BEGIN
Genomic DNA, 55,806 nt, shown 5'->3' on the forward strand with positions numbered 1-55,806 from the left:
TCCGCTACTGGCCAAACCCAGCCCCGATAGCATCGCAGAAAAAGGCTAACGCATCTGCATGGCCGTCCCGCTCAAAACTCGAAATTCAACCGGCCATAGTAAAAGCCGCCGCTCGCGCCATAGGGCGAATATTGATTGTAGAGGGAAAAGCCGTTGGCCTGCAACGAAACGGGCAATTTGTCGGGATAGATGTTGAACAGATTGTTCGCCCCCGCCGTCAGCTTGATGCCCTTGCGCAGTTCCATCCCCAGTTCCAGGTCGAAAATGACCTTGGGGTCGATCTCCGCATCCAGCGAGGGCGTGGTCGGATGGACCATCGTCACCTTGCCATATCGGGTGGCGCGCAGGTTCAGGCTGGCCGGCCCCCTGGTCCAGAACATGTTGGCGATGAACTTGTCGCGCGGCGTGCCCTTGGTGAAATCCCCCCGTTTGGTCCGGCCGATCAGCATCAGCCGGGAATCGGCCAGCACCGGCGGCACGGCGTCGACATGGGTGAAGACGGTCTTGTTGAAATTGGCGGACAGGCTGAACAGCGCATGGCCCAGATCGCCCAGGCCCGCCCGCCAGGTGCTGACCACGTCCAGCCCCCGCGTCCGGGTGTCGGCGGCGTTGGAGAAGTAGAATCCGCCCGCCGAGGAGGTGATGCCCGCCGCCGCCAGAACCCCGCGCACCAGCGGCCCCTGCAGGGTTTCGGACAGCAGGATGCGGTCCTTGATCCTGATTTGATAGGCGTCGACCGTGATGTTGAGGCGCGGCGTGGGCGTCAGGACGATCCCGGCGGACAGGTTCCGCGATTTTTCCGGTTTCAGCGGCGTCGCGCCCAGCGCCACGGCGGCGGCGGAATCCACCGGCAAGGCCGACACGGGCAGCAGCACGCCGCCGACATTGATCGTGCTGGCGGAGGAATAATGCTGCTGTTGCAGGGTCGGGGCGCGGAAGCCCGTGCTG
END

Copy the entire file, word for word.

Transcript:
Genomic DNA, 55,806 nt, shown 5'->3' on the forward strand with positions numbered 1-55,806 from the left:
TCCGCTACTGGCCAAACCCAGCCCCGATAGCATCGCAGAAAAAGGCTAACGCATCTGCATGGCCGTCCCGCTCAAAACTCGAAATTCAACCGGCCATAGTAAAAGCCGCCGCTCGCGCCATAGGGCGAATATTGATTGTAGAGGGAAAAGCCGTTGGCCTGCAACGAAACGGGCAATTTGTCGGGATAGATGTTGAACAGATTGTTCGCCCCCGCCGTCAGCTTGATGCCCTTGCGCAGTTCCATCCCCAGTTCCAGGTCGAAAATGACCTTGGGGTCGATCTCCGCATCCAGCGAGGGCGTGGTCGGATGGACCATCGTCACCTTGCCATATCGGGTGGCGCGCAGGTTCAGGCTGGCCGGCCCCCTGGTCCAGAACATGTTGGCGATGAACTTGTCGCGCGGCGTGCCCTTGGTGAAATCCCCCCGTTTGGTCCGGCCGATCAGCATCAGCCGGGAATCGGCCAGCACCGGCGGCACGGCGTCGACATGGGTGAAGACGGTCTTGTTGAAATTGGCGGACAGGCTGAACAGCGCATGGCCCAGATCGCCCAGGCCCGCCCGCCAGGTGCTGACCACGTCCAGCCCCCGCGTCCGGGTGTCGGCGGCGTTGGAGAAGTAGAATCCGCCCGCCGAGGAGGTGATGCCCGCCGCCGCCAGAACCCCGCGCACCAGCGGCCCCTGCAGGGTTTCGGACAGCAGGATGCGGTCCTTGATCCTGATTTGATAGGCGTCGACCGTGATGTTGAGGCGCGGCGTGGGCGTCAGGACGATCCCGGCGGACAGGTTCCGCGATTTTTCCGGTTTCAGCGGCGTCGCGCCCAGCGCCACGGCGGCGGCGGAATCCACCGGCAAGGCCGACACGGGCAGCAGCACGCCGCCGACATTGATCGTGCTGGCGGAGGAATAATGCTGCTGTTGCAGGGTCGGGGCGCGGAAGCCCGTGCTG